Leaky gut syndrome is essentially a condition that occurs as a consequence of intestinal tight junction malfunction – when the gateway between your intestines that usually keeps out toxins, microbes and undigested food particles stops functioning properly. Particles that shouldn’t enter the gut begin to get through, causing inflammation throughout the body that leads to a variety of health problems. You may be suffering from leaky gut without even knowing it.
Here are seven signs that you have a leaky gut:
1. Inflammatory Bowel Disease
Researchers from Hungary found that elevated gut permeability is often localized to the colon in people suffering from both irritable bowel syndrome and ulcerative colitis.
2. Autoimmune Disease
A protein known as zonulin is the physiological modulator of tight junctions in the body. When the zonulin pathway is deregulated in those who are susceptible to illness, the result can be intestinal inflammation and neoplastic disorders. Some research has shown that eating gluten can often trigger this response in the body.
3. Food Sensitivities
Leaky gut may be to blame for some who are affected by food sensitivities. The toxins that enter the body cause the immune system to run on overdrive, mass producing antibodies, which makes the body more susceptible to antigens in certain foods, such as gluten or dairy.
Nutritional deficiencies can result from leaky gut, including Vitamin B12, magnesium and enzymes that help digest food. Those with leaky gut are often recommended a multi-vitamin and live probiotics to help digest food and maintain vital nutrients.
5. Thyroid Problems
Hashimoto’s disease is one of the autoimmune diseases that leaky gut syndrome may directly affect. It can lead to hypothyroidism, impaired metabolism, fatigue, depression and weight gain.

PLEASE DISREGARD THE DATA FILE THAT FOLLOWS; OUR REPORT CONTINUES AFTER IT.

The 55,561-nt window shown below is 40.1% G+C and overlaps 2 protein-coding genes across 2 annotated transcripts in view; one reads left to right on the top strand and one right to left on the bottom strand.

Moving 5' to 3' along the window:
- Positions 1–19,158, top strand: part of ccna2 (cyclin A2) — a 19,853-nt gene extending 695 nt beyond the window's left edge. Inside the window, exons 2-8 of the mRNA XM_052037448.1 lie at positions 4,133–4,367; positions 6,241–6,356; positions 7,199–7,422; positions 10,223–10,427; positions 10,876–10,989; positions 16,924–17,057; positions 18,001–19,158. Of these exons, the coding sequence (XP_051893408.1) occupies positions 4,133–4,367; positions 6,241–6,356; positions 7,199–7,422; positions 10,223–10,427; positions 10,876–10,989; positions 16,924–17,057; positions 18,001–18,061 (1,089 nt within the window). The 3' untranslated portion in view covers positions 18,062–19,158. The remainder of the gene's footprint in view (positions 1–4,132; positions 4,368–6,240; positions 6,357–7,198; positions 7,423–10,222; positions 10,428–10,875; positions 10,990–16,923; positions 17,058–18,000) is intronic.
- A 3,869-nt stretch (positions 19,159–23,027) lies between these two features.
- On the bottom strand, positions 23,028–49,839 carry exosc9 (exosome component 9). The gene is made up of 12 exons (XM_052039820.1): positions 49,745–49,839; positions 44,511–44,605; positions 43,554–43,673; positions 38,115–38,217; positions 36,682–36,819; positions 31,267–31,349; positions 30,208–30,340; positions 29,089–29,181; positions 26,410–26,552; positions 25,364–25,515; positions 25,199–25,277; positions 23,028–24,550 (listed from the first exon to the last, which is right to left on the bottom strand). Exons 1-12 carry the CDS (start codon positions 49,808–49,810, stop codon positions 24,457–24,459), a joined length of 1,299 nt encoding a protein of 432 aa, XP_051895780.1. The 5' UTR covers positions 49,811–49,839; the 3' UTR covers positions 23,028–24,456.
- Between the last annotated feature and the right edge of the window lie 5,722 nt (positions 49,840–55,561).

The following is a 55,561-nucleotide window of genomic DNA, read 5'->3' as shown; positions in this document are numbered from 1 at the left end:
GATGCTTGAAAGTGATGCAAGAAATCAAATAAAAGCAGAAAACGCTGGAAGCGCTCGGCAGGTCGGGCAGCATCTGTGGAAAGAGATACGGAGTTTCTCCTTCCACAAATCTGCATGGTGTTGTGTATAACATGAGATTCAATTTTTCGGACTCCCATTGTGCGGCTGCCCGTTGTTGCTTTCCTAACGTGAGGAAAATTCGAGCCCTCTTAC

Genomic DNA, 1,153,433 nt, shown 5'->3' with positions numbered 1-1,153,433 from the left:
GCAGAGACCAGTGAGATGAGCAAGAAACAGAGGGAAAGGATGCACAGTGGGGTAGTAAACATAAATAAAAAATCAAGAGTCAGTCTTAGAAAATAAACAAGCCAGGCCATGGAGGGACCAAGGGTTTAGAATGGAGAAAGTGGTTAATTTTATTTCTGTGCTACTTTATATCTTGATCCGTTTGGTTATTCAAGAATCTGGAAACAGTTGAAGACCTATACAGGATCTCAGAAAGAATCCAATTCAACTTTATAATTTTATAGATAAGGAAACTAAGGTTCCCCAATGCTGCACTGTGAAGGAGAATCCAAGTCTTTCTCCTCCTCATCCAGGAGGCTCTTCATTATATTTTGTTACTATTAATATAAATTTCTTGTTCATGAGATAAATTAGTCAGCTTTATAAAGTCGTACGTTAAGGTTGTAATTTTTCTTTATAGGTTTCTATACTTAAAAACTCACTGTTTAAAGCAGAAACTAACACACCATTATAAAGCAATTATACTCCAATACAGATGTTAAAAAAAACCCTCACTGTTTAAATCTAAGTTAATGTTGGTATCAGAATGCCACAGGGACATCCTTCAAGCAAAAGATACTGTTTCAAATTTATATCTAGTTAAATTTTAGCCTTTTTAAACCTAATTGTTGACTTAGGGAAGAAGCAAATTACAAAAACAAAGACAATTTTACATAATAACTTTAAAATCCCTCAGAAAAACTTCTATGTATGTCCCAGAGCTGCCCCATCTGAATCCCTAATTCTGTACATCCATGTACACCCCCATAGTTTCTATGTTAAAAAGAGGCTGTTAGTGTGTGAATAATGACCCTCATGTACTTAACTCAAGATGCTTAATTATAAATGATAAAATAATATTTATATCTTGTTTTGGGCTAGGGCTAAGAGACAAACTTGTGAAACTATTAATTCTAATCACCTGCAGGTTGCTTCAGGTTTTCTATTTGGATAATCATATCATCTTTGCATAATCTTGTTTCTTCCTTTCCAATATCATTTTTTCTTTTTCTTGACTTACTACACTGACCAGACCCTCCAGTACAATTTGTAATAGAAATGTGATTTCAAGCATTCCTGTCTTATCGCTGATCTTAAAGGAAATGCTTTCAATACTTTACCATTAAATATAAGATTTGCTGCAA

6. Inflammatory Skin Conditions
Intestinal hyperpermeability can cause skin conditions such as acne and psoriasis. Prescription pills and creams are often given to patients who experience these conditions, but they can often be fixed by healing the gut.
7. Mood Issues
A study published in the journal Neuro Endocrinology Letters found that leaky gut may cause various neurocognitive disorders. The inflammatory response in the body triggers the release of chemicals that induce depression.
Steps to Heal Leaky Gut
As surprising as it might be, the solution to healing leaky gut isn’t that complicated. The main foods that cause leaky gut are sugar, grains, conventional meat, conventional dairy and GMO foods, so changing your diet is the best way to promote healing.
1. Remove foods that damage the gut and replace them with healing foods.
Removing foods that cause leaky gut is the first step to healing. There are several foods that help heal leaky gut, including:
- Fermented Vegetables – Fermented vegetables such as sauerkraut and kimchi contain natural acids that balance the body’s pH levels and support a healthy gut.
- Coconut Products – Coconut products are great for the gut because they’re easier to digest than other fats. Coconut kefir also contains probiotics that support the digestive system.
- Sprouted Seeds – Chia seeds, flaxseeds and hemp seeds that have been sprouted provide the body with fiber which can support the growth of bacteria that is beneficial for the body. Those suffering from a severe leaky gut may want to begin getting fiber from fruits and vegetables, and work their way up to sprouted seeds.
2. Repair the body
There are many supplements that support digestive health, but the following are perhaps the most effective in treating leaky gut:
- L-Glutamine – L-Glutamine is an anti-inflammatory amino acid that is necessary for the growth and repair of the intestinal lining.
- Licorice Root – Licorice root is an herb that naturally helps balance cortisol levels and improves acid production in the stomach.
3. Rebalance the body with probiotics
Probiotics help replenish good bacteria while getting rid of bad bacteria. They may be the single most important part of healing a leaky gut. Check out this list of helpful probiotics, and watch the video below for probiotic foods to incorporate into your diet